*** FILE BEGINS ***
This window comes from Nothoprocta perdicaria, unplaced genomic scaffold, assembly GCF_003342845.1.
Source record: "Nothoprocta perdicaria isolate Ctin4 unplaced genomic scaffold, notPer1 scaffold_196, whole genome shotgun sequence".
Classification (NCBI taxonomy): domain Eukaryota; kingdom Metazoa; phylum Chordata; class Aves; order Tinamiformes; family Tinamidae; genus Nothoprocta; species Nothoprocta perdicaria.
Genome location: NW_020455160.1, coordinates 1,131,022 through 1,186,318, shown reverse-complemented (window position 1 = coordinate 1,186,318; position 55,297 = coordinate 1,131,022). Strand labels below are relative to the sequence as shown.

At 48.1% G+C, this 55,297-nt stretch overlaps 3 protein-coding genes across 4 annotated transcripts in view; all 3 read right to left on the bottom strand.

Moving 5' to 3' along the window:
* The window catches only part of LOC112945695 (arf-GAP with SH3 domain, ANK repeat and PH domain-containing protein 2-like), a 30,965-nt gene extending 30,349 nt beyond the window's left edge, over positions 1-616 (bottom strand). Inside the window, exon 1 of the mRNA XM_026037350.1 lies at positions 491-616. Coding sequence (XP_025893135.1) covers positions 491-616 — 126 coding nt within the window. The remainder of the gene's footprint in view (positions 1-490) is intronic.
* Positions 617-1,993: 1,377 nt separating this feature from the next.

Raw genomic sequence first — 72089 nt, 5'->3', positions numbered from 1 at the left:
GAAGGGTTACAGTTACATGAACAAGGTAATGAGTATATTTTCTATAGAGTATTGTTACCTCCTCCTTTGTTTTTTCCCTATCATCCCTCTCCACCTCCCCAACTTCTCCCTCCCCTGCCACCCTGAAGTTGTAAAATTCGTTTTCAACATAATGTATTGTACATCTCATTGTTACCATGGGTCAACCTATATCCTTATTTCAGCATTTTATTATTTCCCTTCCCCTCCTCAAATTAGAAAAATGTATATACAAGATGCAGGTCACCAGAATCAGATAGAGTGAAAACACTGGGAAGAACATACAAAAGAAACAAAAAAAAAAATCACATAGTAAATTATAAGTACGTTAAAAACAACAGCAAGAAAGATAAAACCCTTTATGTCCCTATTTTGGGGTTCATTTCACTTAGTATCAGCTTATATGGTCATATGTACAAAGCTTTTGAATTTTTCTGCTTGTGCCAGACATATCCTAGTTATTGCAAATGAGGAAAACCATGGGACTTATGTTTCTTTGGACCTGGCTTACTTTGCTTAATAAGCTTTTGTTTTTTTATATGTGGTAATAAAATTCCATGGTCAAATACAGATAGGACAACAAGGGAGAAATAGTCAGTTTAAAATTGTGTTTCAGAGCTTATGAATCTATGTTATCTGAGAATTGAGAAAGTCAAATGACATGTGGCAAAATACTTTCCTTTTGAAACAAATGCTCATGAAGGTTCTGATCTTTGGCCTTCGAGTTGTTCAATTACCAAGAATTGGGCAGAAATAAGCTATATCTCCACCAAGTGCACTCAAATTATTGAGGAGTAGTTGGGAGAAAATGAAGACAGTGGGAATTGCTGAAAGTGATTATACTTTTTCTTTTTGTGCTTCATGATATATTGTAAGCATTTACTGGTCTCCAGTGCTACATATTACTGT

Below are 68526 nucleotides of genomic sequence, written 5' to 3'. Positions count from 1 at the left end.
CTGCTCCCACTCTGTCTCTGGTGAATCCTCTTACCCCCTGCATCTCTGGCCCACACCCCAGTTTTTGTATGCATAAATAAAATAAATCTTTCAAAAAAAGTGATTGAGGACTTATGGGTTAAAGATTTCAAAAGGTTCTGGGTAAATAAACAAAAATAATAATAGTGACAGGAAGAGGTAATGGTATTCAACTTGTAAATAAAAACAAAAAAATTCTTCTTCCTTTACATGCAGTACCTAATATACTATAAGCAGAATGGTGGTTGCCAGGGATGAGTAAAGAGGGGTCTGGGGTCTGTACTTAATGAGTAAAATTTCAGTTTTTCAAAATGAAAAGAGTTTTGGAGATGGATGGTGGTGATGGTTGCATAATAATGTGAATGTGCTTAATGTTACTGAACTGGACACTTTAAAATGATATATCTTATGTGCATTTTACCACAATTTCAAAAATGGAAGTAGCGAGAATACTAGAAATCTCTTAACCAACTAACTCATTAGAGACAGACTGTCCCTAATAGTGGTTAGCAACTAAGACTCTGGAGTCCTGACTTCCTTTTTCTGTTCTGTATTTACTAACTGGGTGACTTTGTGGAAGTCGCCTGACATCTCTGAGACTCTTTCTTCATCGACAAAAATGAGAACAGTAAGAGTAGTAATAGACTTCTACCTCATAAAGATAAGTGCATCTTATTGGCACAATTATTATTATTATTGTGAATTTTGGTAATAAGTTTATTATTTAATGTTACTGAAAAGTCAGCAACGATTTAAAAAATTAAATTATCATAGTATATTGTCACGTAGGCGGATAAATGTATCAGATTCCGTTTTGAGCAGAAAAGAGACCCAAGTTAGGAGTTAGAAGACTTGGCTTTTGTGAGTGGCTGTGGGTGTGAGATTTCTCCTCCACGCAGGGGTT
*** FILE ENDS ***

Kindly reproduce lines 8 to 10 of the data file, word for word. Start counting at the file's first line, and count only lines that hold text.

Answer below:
* Positions 617-1,993: 1,377 nt separating this feature from the next.

Raw genomic sequence first — 72089 nt, 5'->3', positions numbered from 1 at the left:
GAAGGGTTACAGTTACATGAACAAGGTAATGAGTATATTTTCTATAGAGTATTGTTACCTCCTCCTTTGTTTTTTCCCTATCATCCCTCTCCACCTCCCCAACTTCTCCCTCCCCTGCCACCCTGAAGTTGTAAAATTCGTTTTCAACATAATGTATTGTACATCTCATTGTTACCATGGGTCAACCTATATCCTTATTTCAGCATTTTATTATTTCCCTTCCCCTCCTCAAATTAGAAAAATGTATATACAAGATGCAGGTCACCAGAATCAGATAGAGTGAAAACACTGGGAAGAACATACAAAAGAAACAAAAAAAAAAATCACATAGTAAATTATAAGTACGTTAAAAACAACAGCAAGAAAGATAAAACCCTTTATGTCCCTATTTTGGGGTTCATTTCACTTAGTATCAGCTTATATGGTCATATGTACAAAGCTTTTGAATTTTTCTGCTTGTGCCAGACATATCCTAGTTATTGCAAATGAGGAAAACCATGGGACTTATGTTTCTTTGGACCTGGCTTACTTTGCTTAATAAGCTTTTGTTTTTTTATATGTGGTAATAAAATTCCATGGTCAAATACAGATAGGACAACAAGGGAGAAATAGTCAGTTTAAAATTGTGTTTCAGAGCTTATGAATCTATGTTATCTGAGAATTGAGAAAGTCAAATGACATGTGGCAAAATACTTTCCTTTTGAAACAAATGCTCATGAAGGTTCTGATCTTTGGCCTTCGAGTTGTTCAATTACCAAGAATTGGGCAGAAATAAGCTATATCTCCACCAAGTGCACTCAAATTATTGAGGAGTAGTTGGGAGAAAATGAAGACAGTGGGAATTGCTGAAAGTGATTATACTTTTTCTTTTTGTGCTTCATGATATATTGTAAGCATTTACTGGTCTCCAGTGCTACATATTACTGT